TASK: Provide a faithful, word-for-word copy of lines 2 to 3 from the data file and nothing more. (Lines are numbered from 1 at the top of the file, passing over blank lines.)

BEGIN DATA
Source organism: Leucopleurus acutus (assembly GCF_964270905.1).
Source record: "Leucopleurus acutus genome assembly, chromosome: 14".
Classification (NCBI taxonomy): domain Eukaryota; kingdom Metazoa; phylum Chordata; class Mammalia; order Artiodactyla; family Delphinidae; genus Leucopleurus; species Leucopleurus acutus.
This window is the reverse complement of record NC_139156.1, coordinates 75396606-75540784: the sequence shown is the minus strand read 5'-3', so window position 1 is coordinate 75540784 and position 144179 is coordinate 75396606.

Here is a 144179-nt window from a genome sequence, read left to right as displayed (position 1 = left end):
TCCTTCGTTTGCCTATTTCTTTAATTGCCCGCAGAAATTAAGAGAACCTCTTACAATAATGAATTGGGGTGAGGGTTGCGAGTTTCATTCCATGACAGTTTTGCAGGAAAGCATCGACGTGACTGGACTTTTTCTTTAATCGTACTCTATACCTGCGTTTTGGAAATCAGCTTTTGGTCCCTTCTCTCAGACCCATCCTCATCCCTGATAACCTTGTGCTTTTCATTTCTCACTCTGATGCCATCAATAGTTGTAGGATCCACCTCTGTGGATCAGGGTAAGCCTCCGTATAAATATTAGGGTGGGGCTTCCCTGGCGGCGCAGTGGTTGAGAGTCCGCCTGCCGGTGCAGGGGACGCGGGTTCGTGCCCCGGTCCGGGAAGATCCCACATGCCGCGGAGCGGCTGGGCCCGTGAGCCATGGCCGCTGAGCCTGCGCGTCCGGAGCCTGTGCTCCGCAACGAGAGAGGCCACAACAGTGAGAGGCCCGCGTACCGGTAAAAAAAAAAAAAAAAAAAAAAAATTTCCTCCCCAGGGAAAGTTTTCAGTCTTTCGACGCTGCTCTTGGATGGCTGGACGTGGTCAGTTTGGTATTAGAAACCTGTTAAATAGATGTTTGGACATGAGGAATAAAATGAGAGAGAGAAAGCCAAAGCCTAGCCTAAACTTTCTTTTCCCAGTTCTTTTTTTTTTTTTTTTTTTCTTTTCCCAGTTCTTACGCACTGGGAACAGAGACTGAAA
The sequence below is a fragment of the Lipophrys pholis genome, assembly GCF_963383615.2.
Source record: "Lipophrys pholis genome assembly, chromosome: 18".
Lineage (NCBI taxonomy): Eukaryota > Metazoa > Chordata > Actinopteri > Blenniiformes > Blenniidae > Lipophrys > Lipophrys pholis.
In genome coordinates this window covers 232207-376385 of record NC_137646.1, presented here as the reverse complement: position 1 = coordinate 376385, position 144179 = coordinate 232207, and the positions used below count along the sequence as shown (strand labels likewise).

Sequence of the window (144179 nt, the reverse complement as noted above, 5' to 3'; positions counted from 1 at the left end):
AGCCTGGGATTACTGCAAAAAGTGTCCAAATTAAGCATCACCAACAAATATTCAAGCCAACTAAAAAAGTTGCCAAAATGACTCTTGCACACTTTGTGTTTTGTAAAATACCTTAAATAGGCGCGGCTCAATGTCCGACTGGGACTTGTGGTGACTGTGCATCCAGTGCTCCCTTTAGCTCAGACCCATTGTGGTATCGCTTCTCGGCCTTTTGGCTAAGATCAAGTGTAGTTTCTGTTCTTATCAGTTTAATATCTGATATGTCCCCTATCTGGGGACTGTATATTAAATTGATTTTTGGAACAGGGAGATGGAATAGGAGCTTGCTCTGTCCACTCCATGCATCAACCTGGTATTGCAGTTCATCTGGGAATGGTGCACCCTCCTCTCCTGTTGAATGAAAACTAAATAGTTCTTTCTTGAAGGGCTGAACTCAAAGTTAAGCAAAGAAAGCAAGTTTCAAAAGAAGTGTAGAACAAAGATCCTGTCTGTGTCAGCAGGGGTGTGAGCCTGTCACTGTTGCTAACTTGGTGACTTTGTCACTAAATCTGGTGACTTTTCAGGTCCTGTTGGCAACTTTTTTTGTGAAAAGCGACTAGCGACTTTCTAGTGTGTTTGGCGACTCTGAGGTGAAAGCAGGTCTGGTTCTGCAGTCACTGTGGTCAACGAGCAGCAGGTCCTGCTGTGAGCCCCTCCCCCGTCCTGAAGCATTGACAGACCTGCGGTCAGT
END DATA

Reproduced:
Source record: "Leucopleurus acutus genome assembly, chromosome: 14".
Classification (NCBI taxonomy): domain Eukaryota; kingdom Metazoa; phylum Chordata; class Mammalia; order Artiodactyla; family Delphinidae; genus Leucopleurus; species Leucopleurus acutus.